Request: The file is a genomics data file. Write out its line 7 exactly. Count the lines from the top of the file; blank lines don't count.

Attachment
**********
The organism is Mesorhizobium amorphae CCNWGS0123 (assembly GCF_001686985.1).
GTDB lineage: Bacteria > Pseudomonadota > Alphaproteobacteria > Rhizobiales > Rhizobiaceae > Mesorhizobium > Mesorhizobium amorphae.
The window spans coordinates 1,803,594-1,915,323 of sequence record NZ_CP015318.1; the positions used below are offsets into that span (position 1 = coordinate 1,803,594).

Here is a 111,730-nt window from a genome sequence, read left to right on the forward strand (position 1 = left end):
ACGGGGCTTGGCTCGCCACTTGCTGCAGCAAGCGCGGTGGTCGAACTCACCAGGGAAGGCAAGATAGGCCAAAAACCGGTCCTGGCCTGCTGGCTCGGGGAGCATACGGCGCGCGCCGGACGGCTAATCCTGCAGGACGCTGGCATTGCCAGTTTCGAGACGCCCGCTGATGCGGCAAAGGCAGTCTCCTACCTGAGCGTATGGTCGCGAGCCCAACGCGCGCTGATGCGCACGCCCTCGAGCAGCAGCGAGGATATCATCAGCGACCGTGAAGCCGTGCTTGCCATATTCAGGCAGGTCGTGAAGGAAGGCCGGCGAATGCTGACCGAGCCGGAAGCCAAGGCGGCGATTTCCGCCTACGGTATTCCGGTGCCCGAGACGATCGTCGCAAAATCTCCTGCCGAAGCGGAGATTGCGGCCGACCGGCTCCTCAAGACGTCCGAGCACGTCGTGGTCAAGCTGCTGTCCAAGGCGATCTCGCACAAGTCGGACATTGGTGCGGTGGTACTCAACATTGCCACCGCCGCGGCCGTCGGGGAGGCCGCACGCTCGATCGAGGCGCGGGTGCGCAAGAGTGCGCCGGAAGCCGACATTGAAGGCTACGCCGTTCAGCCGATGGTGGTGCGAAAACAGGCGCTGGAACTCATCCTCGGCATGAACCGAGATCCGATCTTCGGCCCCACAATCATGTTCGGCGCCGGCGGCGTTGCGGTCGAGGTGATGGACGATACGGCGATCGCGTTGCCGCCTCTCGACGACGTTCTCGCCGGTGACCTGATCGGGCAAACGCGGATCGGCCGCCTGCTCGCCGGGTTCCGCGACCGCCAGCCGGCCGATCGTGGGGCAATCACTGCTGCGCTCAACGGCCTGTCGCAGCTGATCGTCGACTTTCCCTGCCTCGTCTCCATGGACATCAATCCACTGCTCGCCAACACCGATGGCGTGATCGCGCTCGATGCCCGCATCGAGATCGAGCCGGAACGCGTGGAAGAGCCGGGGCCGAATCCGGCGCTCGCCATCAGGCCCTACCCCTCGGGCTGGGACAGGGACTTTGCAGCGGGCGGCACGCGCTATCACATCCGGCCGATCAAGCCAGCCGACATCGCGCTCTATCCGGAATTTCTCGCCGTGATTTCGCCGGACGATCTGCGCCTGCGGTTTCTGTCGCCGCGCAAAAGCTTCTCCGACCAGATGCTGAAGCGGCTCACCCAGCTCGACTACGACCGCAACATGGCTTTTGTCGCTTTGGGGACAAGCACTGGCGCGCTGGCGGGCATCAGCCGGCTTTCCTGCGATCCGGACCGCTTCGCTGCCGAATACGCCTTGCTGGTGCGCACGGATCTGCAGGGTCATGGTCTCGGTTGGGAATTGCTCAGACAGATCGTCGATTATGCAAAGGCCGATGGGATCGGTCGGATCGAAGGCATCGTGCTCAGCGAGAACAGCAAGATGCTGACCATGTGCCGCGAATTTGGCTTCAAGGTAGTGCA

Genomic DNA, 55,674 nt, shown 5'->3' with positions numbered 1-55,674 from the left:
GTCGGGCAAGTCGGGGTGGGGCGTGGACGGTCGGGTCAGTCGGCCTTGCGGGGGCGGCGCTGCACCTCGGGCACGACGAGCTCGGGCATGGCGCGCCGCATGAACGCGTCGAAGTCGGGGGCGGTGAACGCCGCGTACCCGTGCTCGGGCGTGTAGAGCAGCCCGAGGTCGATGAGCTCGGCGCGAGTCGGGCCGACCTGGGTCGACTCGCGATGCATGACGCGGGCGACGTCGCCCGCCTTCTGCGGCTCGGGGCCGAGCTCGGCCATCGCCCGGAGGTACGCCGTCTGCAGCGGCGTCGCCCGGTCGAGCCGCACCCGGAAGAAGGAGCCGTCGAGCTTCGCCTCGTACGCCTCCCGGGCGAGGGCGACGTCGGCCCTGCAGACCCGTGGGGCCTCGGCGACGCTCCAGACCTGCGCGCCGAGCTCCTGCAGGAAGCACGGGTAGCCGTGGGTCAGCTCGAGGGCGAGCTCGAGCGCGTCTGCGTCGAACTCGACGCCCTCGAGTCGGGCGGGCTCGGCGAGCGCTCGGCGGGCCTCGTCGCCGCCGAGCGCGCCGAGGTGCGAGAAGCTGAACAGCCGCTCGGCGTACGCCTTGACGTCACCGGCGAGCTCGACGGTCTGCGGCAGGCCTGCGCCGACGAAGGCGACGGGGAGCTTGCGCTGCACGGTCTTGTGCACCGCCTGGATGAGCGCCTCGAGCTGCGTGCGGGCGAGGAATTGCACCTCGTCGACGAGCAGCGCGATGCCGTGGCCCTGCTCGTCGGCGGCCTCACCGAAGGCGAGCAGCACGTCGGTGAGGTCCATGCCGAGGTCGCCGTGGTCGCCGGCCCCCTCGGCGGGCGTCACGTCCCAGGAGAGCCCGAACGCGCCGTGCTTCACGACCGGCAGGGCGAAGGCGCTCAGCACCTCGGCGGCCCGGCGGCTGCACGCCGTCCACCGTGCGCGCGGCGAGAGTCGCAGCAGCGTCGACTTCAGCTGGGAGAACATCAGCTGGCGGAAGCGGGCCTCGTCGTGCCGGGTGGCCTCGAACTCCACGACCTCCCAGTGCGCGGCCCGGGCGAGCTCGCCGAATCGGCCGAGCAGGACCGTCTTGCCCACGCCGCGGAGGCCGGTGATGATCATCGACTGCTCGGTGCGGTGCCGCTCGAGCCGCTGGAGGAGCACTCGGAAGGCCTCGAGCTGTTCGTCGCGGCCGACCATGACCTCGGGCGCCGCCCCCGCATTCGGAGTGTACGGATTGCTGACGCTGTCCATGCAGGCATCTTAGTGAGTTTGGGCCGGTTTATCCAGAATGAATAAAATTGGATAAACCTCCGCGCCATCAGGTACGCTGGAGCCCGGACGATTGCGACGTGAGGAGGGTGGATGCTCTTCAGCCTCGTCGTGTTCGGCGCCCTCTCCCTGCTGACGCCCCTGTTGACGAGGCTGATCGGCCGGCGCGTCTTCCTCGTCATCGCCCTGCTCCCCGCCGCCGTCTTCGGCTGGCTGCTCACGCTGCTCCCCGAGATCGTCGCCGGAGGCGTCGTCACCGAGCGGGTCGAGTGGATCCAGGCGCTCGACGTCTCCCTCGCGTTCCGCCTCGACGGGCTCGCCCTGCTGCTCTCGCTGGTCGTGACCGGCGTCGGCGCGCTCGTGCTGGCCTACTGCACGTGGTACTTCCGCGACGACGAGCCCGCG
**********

GTCGGGCAAGTCGGGGTGGGGCGTGGACGGTCGGGTCAGTCGGCCTTGCGGGGGCGGCGCTGCACCTCGGGCACGACGAGCTCGGGCATGGCGCGCCGCATGAACGCGTCGAAGTCGGGGGCGGTGAACGCCGCGTACCCGTGCTCGGGCGTGTAGAGCAGCCCGAGGTCGATGAGCTCGGCGCGAGTCGGGCCGACCTGGGTCGACTCGCGATGCATGACGCGGGCGACGTCGCCCGCCTTCTGCGGCTCGGGGCCGAGCTCGGCCATCGCCCGGAGGTACGCCGTCTGCAGCGGCGTCGCCCGGTCGAGCCGCACCCGGAAGAAGGAGCCGTCGAGCTTCGCCTCGTACGCCTCCCGGGCGAGGGCGACGTCGGCCCTGCAGACCCGTGGGGCCTCGGCGACGCTCCAGACCTGCGCGCCGAGCTCCTGCAGGAAGCACGGGTAGCCGTGGGTCAGCTCGAGGGCGAGCTCGAGCGCGTCTGCGTCGAACTCGACGCCCTCGAGTCGGGCGGGCTCGGCGAGCGCTCGGCGGGCCTCGTCGCCGCCGAGCGCGCCGAGGTGCGAGAAGCTGAACAGCCGCTCGGCGTACGCCTTGACGTCACCGGCGAGCTCGACGGTCTGCGGCAGGCCTGCGCCGACGAAGGCGACGGGGAGCTTGCGCTGCACGGTCTTGTGCACCGCCTGGATGAGCGCCTCGAGCTGCGTGCGGGCGAGGAATTGCACCTCGTCGACGAGCAGCGCGATGCCGTGGCCCTGCTCGTCGGCGGCCTCACCGAAGGCGAGCAGCACGTCGGTGAGGTCCATGCCGAGGTCGCCGTGGTCGCCGGCCCCCTCGGCGGGCGTCACGTCCCAGGAGAGCCCGAACGCGCCGTGCTTCACGACCGGCAGGGCGAAGGCGCTCAGCACCTCGGCGGCCCGGCGGCTGCACGCCGTCCACCGTGCGCGCGGCGAGAGTCGCAGCAGCGTCGACTTCAGCTGGGAGAACATCAGCTGGCGGAAGCGGGCCTCGTCGTGCCGGGTGGCCTCGAACTCCACGACCTCCCAGTGCGCGGCCCGGGCGAGCTCGCCGAATCGGCCGAGCAGGACCGTCTTGCCCACGCCGCGGAGGCCGGTGATGATCATCGACTGCTCGGTGCGGTGCCGCTCGAGCCGCTGGAGGAGCACTCGGAAGGCCTCGAGCTGTTCGTCGCGGCCGACCATGACCTCGGGCGCCGCCCCCGCATTCGGAGTGTACGGATTGCTGACGCTGTCCATGCAGGCATCTTAGTGAGTTTGGGCCGGTTTATCCAGAATGAATAAAATTGGATAAACCTCCGCGCCATCAGGTACGCTGGAGCCCGGACGATTGCGACGTGAGGAGGGTGGATGCTCTTCAGCCTCGTCGTGTTCGGCGCCCTCTCCCTGCTGACGCCCCTGTTGACGAGGCTGATCGGCCGGCGCGTCTTCCTCGTCATCGCCCTGCTCCCCGCCGCCGTCTTCGGCTGGCTGCTCACGCTGCTCCCCGAGATCGTCGCCGGAGGCGTCGTCACCGAGCGGGTCGAGTGGATCCAGGCGCTCGACGTCTCCCTCGCGTTCCGCCTCGACGGGCTCGCCCTGCTGCTCTCGCTGGTCGTGACCGGCGTCGGCGCGCTCGTGCTGGCCTACTGCACGTGGTACTTCCGCGACGACGAGCCCGCG